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Hum Brain Mapp. 2015 Nov;36(11):4566-81. doi: 10.1002/hbm.22937. Epub 2015 Aug 25.

Resting state functional MRI reveals abnormal network connectivity in neurofibromatosis 1.

Author information

1
Department of Psychiatry and Biobehavioral Sciences, Semel Institute for Neuroscience and Human Behavior, UCLA, Los Angeles, California.
2
Brain Mapping Center, UCLA, Los Angeles, California.
3
Center for Cognitive Neuroscience, UCLA, Los Angeles, California.
4
Interdepartmental Neuroscience Program, UCLA, Los Angeles, California.
5
Department of Electrical and Computer Engineering, Rice University, Houston, Texas.
6
Children's Hospital Los Angeles, Los Angeles, California.
7
USC Keck School of Medicine, Los Angeles, California.
8
Department of Neurobiology, UCLA, Los Angeles, California.
9
Department of Psychology, UCLA, Los Angeles, California.
10
Integrative Center for Learning and Memory, UCLA, Los Angeles, California.
11
Department of Statistics, Rice University, Houston, Texas.
12
Jan and Dan Duncan Neurological Research Institute, Houston, Texas.

Abstract

Neurofibromatosis type I (NF1) is a genetic disorder caused by mutations in the neurofibromin 1 gene at locus 17q11.2. Individuals with NF1 have an increased incidence of learning disabilities, attention deficits, and autism spectrum disorders. As a single-gene disorder, NF1 represents a valuable model for understanding gene-brain-behavior relationships. While mouse models have elucidated molecular and cellular mechanisms underlying learning deficits associated with this mutation, little is known about functional brain architecture in human subjects with NF1. To address this question, we used resting state functional connectivity magnetic resonance imaging (rs-fcMRI) to elucidate the intrinsic network structure of 30 NF1 participants compared with 30 healthy demographically matched controls during an eyes-open rs-fcMRI scan. Novel statistical methods were employed to quantify differences in local connectivity (edge strength) and modularity structure, in combination with traditional global graph theory applications. Our findings suggest that individuals with NF1 have reduced anterior-posterior connectivity, weaker bilateral edges, and altered modularity clustering relative to healthy controls. Further, edge strength and modular clustering indices were correlated with IQ and internalizing symptoms. These findings suggest that Ras signaling disruption may lead to abnormal functional brain connectivity; further investigation into the functional consequences of these alterations in both humans and in animal models is warranted.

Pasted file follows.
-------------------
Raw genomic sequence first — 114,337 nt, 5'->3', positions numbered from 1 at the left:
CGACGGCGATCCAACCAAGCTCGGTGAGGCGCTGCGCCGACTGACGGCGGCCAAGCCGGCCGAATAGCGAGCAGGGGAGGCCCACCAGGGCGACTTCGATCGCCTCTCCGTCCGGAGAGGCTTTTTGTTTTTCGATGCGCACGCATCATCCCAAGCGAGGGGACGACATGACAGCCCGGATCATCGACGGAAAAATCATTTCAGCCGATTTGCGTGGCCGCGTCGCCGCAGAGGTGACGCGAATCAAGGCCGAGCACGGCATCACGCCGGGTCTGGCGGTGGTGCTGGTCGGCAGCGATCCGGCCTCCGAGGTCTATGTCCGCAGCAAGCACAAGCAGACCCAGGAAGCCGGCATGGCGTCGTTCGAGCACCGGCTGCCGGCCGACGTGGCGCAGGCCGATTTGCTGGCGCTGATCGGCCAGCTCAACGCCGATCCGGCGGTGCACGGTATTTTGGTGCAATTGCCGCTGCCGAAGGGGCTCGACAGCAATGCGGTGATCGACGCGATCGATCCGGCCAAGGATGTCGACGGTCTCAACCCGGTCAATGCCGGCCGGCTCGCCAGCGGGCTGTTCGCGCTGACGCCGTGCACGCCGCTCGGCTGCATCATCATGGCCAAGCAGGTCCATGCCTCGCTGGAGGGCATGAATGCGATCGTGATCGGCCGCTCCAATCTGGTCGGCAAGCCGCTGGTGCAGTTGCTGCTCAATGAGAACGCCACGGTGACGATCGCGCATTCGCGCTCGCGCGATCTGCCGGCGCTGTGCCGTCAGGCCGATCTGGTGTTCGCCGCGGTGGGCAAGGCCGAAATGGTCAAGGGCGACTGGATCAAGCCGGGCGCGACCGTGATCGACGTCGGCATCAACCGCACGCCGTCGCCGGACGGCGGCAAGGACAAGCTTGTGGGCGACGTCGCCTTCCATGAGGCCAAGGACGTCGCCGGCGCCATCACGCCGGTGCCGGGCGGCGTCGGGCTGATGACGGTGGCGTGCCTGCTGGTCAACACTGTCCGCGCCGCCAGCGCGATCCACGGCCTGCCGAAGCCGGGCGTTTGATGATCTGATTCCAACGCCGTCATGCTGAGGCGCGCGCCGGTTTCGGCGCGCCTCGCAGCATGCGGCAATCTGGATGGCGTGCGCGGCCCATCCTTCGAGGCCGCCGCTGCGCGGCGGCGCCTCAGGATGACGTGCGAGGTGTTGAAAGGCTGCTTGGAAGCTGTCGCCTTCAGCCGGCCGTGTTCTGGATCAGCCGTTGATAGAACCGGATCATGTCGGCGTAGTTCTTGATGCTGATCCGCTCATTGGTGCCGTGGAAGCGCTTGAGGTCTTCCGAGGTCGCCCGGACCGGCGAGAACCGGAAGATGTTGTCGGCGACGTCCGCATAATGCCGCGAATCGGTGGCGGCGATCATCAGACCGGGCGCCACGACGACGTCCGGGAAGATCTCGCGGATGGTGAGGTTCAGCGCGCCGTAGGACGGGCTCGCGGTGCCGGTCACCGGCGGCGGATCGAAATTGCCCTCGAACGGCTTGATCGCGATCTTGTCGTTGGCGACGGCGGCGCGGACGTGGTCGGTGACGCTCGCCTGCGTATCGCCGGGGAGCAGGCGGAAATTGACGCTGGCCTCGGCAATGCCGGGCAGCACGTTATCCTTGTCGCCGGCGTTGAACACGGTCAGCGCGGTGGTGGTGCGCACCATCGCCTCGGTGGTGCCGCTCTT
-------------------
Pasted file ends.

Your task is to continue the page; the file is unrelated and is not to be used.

KEYWORDS:

Ras/MAPK; functional connectivity; graph theory

PMID:
26304096
PMCID:
PMC4619152
DOI:
10.1002/hbm.22937
[Indexed for MEDLINE]
Free PMC Article

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